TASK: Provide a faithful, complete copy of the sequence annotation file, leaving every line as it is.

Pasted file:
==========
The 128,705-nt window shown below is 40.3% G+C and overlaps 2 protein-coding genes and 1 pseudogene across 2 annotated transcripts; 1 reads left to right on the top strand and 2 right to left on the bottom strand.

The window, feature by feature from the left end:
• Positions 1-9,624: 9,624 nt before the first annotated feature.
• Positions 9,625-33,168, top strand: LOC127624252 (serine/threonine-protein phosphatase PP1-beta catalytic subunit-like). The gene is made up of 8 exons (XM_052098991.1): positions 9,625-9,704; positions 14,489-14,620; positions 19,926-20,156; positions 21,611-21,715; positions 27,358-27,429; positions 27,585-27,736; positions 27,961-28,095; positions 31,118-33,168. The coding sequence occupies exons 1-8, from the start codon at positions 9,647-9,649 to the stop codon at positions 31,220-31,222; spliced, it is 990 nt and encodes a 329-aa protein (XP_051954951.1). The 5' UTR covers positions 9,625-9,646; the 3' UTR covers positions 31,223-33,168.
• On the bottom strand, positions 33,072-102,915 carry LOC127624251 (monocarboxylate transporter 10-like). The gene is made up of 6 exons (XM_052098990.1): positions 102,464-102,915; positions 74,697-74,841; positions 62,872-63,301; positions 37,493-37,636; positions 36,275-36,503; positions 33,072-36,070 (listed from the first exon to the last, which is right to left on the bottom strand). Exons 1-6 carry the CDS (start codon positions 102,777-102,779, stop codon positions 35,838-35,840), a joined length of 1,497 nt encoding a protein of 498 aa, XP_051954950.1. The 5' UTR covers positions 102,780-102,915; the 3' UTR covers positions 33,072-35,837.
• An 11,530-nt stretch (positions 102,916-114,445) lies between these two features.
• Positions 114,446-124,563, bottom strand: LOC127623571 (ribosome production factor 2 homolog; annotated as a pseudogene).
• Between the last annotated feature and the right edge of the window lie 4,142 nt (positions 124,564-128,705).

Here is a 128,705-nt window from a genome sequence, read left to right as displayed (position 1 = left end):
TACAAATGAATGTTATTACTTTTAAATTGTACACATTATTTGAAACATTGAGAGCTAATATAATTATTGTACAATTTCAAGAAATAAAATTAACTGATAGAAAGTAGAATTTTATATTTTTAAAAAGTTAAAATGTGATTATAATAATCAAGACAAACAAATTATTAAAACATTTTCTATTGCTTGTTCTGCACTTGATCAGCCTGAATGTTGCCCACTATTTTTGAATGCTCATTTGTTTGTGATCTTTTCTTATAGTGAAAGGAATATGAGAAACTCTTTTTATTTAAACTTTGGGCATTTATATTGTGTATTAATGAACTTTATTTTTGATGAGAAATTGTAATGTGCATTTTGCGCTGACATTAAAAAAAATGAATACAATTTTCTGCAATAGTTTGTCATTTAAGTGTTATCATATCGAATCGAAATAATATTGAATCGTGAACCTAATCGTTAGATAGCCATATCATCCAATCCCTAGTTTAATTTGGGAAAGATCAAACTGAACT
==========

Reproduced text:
The 128,705-nt window shown below is 40.3% G+C and overlaps 2 protein-coding genes and 1 pseudogene across 2 annotated transcripts; 1 reads left to right on the top strand and 2 right to left on the bottom strand.

The window, feature by feature from the left end:
• Positions 1-9,624: 9,624 nt before the first annotated feature.
• Positions 9,625-33,168, top strand: LOC127624252 (serine/threonine-protein phosphatase PP1-beta catalytic subunit-like). The gene is made up of 8 exons (XM_052098991.1): positions 9,625-9,704; positions 14,489-14,620; positions 19,926-20,156; positions 21,611-21,715; positions 27,358-27,429; positions 27,585-27,736; positions 27,961-28,095; positions 31,118-33,168. The coding sequence occupies exons 1-8, from the start codon at positions 9,647-9,649 to the stop codon at positions 31,220-31,222; spliced, it is 990 nt and encodes a 329-aa protein (XP_051954951.1). The 5' UTR covers positions 9,625-9,646; the 3' UTR covers positions 31,223-33,168.
• On the bottom strand, positions 33,072-102,915 carry LOC127624251 (monocarboxylate transporter 10-like). The gene is made up of 6 exons (XM_052098990.1): positions 102,464-102,915; positions 74,697-74,841; positions 62,872-63,301; positions 37,493-37,636; positions 36,275-36,503; positions 33,072-36,070 (listed from the first exon to the last, which is right to left on the bottom strand). Exons 1-6 carry the CDS (start codon positions 102,777-102,779, stop codon positions 35,838-35,840), a joined length of 1,497 nt encoding a protein of 498 aa, XP_051954950.1. The 5' UTR covers positions 102,780-102,915; the 3' UTR covers positions 33,072-35,837.
• An 11,530-nt stretch (positions 102,916-114,445) lies between these two features.
• Positions 114,446-124,563, bottom strand: LOC127623571 (ribosome production factor 2 homolog; annotated as a pseudogene).
• Between the last annotated feature and the right edge of the window lie 4,142 nt (positions 124,564-128,705).

Here is a 128,705-nt window from a genome sequence, read left to right as displayed (position 1 = left end):
TACAAATGAATGTTATTACTTTTAAATTGTACACATTATTTGAAACATTGAGAGCTAATATAATTATTGTACAATTTCAAGAAATAAAATTAACTGATAGAAAGTAGAATTTTATATTTTTAAAAAGTTAAAATGTGATTATAATAATCAAGACAAACAAATTATTAAAACATTTTCTATTGCTTGTTCTGCACTTGATCAGCCTGAATGTTGCCCACTATTTTTGAATGCTCATTTGTTTGTGATCTTTTCTTATAGTGAAAGGAATATGAGAAACTCTTTTTATTTAAACTTTGGGCATTTATATTGTGTATTAATGAACTTTATTTTTGATGAGAAATTGTAATGTGCATTTTGCGCTGACATTAAAAAAAATGAATACAATTTTCTGCAATAGTTTGTCATTTAAGTGTTATCATATCGAATCGAAATAATATTGAATCGTGAACCTAATCGTTAGATAGCCATATCATCCAATCCCTAGTTTAATTTGGGAAAGATCAAACTGAACT